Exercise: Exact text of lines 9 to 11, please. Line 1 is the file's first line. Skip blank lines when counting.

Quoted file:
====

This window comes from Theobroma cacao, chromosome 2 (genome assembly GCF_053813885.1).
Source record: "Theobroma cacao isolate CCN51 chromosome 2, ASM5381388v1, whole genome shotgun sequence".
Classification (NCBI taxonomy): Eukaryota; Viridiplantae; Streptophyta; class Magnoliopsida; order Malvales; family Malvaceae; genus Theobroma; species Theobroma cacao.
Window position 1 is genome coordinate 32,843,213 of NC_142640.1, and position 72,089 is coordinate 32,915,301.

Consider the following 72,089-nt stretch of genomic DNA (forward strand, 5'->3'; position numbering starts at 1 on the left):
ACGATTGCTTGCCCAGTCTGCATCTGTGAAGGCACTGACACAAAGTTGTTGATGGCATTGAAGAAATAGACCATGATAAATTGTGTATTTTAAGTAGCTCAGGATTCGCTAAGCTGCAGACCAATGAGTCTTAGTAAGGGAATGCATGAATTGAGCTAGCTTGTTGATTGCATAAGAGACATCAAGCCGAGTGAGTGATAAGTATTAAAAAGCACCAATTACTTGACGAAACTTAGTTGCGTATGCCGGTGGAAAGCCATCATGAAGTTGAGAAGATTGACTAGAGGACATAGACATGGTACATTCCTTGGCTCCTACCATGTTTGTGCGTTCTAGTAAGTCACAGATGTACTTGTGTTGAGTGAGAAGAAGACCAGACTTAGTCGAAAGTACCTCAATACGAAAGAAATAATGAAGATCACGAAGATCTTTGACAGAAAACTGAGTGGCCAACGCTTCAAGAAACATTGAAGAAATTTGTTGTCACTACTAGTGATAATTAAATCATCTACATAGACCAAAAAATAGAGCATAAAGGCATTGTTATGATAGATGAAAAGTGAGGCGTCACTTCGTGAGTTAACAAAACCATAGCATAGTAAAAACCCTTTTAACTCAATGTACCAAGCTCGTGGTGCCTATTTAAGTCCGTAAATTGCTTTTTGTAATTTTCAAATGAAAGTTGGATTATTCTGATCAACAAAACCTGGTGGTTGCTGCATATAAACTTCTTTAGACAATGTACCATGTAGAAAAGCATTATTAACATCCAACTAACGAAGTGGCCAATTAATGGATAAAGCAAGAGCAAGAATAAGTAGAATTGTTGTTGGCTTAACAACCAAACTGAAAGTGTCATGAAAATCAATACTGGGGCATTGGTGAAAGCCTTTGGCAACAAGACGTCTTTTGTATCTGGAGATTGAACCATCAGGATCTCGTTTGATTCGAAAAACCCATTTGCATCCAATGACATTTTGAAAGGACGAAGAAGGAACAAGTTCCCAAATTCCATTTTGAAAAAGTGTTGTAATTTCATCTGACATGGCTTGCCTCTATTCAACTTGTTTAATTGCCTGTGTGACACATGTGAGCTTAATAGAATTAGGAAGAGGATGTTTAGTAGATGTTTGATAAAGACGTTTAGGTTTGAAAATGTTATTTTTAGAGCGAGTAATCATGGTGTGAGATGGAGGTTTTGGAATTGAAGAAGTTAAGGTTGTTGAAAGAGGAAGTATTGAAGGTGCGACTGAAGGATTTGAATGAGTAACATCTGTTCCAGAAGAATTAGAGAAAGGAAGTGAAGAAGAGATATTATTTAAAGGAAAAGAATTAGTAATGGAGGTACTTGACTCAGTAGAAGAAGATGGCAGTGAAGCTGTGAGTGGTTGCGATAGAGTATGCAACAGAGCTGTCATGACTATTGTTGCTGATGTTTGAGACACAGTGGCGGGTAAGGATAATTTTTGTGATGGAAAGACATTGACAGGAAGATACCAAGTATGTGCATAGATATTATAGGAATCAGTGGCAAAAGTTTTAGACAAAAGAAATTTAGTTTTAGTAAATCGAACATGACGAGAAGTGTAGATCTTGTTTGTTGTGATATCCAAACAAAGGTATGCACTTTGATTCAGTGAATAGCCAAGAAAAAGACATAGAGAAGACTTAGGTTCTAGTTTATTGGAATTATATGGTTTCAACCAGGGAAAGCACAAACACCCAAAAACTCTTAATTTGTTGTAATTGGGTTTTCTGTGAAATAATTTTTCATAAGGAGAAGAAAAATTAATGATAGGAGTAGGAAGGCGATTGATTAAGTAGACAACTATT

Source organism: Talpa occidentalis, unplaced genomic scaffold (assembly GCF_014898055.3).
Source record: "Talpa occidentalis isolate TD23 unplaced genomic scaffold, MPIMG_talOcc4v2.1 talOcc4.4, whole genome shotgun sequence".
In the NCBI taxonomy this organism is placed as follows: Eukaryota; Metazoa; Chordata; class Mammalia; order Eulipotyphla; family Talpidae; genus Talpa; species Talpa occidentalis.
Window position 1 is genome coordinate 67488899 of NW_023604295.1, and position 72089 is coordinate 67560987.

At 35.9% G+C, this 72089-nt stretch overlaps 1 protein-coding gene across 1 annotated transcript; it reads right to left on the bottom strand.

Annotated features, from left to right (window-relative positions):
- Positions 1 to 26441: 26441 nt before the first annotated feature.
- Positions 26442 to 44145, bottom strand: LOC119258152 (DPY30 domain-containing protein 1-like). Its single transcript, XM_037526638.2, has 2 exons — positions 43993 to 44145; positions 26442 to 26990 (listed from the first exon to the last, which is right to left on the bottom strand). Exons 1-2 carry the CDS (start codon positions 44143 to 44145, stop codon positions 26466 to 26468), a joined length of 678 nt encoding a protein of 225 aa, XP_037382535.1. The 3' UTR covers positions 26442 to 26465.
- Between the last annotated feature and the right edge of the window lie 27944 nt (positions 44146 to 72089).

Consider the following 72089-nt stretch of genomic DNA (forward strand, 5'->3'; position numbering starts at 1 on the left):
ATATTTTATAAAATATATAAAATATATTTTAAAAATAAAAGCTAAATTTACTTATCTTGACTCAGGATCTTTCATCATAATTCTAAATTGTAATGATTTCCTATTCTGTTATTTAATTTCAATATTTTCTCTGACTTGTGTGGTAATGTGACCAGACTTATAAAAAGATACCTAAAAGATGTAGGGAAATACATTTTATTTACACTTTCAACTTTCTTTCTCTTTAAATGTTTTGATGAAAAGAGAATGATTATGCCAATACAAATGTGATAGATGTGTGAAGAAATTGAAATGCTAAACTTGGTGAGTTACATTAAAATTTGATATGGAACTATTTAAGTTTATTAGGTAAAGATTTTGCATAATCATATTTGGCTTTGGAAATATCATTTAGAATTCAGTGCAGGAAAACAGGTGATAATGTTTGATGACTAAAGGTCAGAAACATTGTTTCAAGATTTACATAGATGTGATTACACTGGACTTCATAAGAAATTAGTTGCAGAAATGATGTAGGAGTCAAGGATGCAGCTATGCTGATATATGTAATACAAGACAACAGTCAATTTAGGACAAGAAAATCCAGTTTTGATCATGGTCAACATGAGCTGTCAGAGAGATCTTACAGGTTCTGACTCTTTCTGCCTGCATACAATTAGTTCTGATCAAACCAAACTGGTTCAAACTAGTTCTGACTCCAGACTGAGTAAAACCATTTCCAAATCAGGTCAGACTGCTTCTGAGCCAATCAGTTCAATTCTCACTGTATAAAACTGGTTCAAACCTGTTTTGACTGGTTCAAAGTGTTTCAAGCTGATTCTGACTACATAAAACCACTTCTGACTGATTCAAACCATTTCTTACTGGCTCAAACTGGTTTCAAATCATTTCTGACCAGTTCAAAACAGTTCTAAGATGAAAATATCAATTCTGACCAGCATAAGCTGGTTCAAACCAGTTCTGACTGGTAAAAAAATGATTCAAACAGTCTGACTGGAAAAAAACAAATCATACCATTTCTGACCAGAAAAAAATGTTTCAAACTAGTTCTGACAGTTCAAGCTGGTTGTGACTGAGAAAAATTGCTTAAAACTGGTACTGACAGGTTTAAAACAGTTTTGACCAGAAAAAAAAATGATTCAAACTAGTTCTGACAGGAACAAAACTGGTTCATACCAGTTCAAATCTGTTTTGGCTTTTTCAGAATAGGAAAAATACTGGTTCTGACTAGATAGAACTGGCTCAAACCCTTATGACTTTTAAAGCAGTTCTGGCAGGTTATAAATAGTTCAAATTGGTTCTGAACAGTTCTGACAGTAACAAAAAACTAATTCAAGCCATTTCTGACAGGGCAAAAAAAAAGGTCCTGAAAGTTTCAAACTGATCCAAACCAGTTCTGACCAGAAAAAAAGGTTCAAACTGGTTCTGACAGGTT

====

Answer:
In the NCBI taxonomy this organism is placed as follows: Eukaryota; Metazoa; Chordata; class Mammalia; order Eulipotyphla; family Talpidae; genus Talpa; species Talpa occidentalis.
Window position 1 is genome coordinate 67488899 of NW_023604295.1, and position 72089 is coordinate 67560987.

At 35.9% G+C, this 72089-nt stretch overlaps 1 protein-coding gene across 1 annotated transcript; it reads right to left on the bottom strand.